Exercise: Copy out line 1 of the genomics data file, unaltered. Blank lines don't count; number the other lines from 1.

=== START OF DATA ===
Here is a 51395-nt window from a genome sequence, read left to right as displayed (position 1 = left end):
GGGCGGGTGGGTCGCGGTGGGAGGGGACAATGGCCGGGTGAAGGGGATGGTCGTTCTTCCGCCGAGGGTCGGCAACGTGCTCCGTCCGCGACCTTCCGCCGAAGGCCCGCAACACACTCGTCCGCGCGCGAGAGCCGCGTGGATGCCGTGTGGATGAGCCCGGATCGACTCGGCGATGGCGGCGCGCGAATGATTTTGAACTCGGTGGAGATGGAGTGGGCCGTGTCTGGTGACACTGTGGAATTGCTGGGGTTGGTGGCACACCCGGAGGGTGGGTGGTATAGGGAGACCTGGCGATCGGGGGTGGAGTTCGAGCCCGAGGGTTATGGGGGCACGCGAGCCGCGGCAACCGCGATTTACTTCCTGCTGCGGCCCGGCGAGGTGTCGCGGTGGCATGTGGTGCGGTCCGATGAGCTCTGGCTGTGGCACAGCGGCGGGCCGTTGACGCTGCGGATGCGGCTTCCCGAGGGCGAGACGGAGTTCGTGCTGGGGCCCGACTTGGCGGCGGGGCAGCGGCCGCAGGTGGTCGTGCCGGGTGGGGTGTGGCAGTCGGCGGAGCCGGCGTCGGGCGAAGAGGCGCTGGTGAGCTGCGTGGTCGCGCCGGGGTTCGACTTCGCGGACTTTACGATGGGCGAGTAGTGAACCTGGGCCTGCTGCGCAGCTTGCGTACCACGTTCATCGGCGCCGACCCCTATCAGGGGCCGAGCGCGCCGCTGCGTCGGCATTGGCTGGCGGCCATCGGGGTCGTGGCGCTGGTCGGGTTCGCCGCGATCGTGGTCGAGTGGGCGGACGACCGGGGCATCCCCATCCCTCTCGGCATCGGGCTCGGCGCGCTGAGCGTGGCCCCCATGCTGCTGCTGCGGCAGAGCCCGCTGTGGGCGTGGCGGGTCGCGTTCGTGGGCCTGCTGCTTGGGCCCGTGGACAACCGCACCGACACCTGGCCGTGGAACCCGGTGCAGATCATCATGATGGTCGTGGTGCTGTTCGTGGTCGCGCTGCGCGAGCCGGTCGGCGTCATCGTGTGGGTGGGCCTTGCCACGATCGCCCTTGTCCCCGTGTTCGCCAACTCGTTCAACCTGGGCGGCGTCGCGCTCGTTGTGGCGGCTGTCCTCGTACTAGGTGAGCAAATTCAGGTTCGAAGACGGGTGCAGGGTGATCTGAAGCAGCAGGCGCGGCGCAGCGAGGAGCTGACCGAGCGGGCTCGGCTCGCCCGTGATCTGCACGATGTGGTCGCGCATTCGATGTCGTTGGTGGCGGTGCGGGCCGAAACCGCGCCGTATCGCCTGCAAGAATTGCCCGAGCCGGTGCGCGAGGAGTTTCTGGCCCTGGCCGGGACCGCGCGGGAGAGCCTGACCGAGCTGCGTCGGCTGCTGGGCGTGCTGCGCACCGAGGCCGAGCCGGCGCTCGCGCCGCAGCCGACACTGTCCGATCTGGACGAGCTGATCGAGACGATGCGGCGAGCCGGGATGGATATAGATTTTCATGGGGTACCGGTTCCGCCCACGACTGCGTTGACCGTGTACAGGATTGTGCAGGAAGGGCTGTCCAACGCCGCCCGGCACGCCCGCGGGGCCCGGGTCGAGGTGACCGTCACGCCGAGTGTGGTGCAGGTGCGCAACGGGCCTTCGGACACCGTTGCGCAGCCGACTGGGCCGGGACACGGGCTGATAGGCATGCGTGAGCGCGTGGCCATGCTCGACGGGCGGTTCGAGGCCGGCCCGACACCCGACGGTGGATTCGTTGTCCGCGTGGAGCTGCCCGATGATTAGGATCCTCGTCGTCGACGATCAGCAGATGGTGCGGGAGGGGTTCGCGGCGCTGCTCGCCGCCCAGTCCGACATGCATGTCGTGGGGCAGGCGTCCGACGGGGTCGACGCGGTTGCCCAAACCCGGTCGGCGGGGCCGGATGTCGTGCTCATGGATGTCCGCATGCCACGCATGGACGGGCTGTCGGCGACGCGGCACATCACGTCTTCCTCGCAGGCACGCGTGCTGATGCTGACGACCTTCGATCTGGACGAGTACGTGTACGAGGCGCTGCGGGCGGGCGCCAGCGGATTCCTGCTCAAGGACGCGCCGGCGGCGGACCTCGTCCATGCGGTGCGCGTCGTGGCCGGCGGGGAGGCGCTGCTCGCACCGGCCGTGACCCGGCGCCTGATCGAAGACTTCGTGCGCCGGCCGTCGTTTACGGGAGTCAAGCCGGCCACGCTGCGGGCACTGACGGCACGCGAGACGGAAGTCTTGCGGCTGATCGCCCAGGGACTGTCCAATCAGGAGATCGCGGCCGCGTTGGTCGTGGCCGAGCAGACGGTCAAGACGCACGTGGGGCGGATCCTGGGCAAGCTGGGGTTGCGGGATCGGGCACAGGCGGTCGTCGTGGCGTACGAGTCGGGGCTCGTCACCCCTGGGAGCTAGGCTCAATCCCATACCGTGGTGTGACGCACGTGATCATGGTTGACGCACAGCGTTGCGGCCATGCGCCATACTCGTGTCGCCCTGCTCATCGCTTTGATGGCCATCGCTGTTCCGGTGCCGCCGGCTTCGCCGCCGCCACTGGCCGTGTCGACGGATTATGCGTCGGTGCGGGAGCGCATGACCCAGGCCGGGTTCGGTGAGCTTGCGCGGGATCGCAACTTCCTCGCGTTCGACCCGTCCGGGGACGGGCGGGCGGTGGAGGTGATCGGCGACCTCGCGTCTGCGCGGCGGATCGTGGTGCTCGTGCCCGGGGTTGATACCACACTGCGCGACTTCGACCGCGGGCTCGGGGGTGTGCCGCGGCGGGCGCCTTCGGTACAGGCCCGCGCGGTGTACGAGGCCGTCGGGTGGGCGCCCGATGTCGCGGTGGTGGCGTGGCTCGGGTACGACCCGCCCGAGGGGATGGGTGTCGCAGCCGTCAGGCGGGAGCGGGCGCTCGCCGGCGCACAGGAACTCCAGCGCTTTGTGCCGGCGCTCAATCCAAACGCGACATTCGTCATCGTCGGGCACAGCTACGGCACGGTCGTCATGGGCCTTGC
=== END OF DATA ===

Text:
Here is a 51395-nt window from a genome sequence, read left to right as displayed (position 1 = left end):